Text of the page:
California Strategies was the principal in the lobbying arrangement with Sheikh Khalid. Khalid apparently first reached out to the company in 2008 – and that’s when he got his first one-on-one with candidate Hillary Clinton, through the good offices of California Strategies’ top men: Jason Kinney, who chaired a 527 organization for her 2008 primary campaigns; Chris Lehane, oppo researcher and “master of disaster” (including, famously, reacting to “bimbo eruptions”) for the Bill Clinton White House in the 1990s; and Peter Ragone, who worked for Hillary’s 2008 campaign. There was at least one more meeting with the sheikh when Hillary was secretary of state. …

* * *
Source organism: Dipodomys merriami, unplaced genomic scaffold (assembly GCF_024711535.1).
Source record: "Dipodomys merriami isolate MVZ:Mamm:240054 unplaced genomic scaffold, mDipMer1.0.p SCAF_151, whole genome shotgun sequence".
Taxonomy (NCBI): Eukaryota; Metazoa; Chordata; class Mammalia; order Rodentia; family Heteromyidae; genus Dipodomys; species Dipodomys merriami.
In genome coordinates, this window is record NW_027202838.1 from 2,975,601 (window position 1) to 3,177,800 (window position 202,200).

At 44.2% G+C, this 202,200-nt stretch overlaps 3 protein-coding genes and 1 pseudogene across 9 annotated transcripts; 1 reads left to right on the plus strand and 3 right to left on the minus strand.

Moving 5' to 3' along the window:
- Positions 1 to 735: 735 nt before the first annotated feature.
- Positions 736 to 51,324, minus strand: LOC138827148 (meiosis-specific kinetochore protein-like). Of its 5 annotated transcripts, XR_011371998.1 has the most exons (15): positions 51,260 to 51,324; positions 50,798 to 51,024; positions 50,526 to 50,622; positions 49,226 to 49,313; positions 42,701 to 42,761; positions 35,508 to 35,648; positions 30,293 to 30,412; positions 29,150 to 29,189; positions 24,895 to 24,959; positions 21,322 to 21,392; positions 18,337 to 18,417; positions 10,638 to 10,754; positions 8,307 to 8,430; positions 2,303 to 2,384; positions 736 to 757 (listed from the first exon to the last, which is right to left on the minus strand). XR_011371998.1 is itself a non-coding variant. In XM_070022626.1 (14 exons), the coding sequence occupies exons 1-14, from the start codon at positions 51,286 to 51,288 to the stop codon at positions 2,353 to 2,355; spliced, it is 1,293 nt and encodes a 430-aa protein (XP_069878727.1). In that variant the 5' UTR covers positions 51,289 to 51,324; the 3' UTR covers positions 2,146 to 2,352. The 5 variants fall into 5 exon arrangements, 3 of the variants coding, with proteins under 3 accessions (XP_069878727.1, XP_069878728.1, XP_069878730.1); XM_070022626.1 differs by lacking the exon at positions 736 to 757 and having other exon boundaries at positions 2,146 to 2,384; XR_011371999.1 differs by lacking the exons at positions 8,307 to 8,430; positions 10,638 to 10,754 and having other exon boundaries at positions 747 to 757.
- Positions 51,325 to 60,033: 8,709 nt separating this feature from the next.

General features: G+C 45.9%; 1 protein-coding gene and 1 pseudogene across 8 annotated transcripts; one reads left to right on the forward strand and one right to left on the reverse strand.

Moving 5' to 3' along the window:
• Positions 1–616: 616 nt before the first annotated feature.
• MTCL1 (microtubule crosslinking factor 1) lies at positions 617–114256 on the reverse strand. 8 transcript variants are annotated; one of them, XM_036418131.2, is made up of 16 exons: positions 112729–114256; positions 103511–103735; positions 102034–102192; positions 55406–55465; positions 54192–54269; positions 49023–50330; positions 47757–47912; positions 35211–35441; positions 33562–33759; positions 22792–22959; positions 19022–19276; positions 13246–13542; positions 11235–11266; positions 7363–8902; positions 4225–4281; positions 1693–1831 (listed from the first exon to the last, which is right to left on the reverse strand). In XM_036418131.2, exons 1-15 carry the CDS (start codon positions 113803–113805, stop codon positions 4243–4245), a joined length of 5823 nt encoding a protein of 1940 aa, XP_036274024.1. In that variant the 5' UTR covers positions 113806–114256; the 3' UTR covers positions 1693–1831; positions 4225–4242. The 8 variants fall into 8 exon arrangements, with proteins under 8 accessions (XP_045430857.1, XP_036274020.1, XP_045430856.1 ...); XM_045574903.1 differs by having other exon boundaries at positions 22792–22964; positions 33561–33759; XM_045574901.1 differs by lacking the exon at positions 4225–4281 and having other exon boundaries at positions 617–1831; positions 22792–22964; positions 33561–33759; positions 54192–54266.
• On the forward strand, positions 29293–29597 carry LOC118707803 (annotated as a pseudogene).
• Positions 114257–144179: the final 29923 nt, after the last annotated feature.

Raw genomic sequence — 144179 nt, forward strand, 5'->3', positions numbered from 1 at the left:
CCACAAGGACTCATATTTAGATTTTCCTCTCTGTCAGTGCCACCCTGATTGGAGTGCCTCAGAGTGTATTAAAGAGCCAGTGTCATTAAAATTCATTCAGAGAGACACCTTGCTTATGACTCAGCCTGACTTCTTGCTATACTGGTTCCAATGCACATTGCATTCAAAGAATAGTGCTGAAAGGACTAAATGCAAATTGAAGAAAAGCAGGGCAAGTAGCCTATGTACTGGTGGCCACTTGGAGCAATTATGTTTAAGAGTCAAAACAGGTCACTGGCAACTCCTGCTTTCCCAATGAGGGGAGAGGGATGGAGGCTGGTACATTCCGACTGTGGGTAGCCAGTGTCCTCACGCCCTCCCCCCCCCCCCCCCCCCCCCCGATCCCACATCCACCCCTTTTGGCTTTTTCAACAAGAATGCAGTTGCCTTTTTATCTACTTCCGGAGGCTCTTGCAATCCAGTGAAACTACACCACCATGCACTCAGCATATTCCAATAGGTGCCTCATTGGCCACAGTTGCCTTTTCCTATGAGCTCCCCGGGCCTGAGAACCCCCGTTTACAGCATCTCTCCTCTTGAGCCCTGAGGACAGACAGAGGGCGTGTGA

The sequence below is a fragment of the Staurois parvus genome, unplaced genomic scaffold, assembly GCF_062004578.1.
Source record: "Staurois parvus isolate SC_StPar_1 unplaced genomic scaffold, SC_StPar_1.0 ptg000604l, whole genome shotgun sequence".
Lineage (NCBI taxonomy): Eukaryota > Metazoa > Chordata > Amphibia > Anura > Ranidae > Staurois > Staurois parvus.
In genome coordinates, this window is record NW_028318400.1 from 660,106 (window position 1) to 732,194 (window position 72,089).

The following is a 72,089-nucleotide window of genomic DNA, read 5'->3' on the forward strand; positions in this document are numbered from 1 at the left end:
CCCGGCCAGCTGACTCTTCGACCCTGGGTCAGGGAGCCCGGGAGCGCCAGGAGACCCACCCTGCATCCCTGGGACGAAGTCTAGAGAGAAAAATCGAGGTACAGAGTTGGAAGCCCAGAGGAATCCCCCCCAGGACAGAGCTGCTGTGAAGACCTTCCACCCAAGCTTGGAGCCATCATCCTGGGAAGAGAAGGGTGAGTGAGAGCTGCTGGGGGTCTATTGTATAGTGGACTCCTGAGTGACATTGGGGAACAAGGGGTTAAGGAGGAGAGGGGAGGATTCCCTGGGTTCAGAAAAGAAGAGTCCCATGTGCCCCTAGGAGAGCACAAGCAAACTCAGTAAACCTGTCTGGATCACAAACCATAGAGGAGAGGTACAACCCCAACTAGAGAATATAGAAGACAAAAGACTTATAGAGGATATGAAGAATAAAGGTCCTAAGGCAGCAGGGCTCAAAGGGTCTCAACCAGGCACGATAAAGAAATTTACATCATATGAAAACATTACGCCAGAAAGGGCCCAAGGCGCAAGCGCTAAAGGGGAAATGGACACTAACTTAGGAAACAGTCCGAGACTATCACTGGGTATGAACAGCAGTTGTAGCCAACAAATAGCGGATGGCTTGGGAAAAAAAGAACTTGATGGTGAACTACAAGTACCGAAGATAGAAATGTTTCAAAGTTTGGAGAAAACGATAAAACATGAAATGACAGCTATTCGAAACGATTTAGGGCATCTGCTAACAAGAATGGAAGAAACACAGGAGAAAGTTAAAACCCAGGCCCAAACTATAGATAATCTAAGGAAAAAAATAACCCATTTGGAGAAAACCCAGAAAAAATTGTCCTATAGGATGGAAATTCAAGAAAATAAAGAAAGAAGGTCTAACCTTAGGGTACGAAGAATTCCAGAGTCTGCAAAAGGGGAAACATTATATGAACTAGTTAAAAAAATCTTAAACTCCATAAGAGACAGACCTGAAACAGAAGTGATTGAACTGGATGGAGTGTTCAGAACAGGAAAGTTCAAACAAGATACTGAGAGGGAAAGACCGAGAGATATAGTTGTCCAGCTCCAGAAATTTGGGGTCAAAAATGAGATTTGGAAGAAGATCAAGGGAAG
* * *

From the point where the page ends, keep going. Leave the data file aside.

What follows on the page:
Moreover, as the Sacramento Bee reports, long-time Clinton associates Greg Hale and Robert McLarty of Arkansas were also involved in California Strategies’ representation of Sheikh Khalid.
I thought at the time that Simpson looked awfully connected to the old Clinton crony club:
It shouldn’t be a surprise, then, that when Glenn Simpson moved on to found Fusion GPS, he promptly got high-level oppo work with the Obama 2012 reelection campaign.
In the clubby world of lobbying and partisan activism, he and Fusion GPS don’t seem to have been just some random private intelligence resource – either for a deep-pocketed anti-Trump Republican in late 2015, or for Hillary Clinton’s campaign in 2016.
Turns out they weren’t.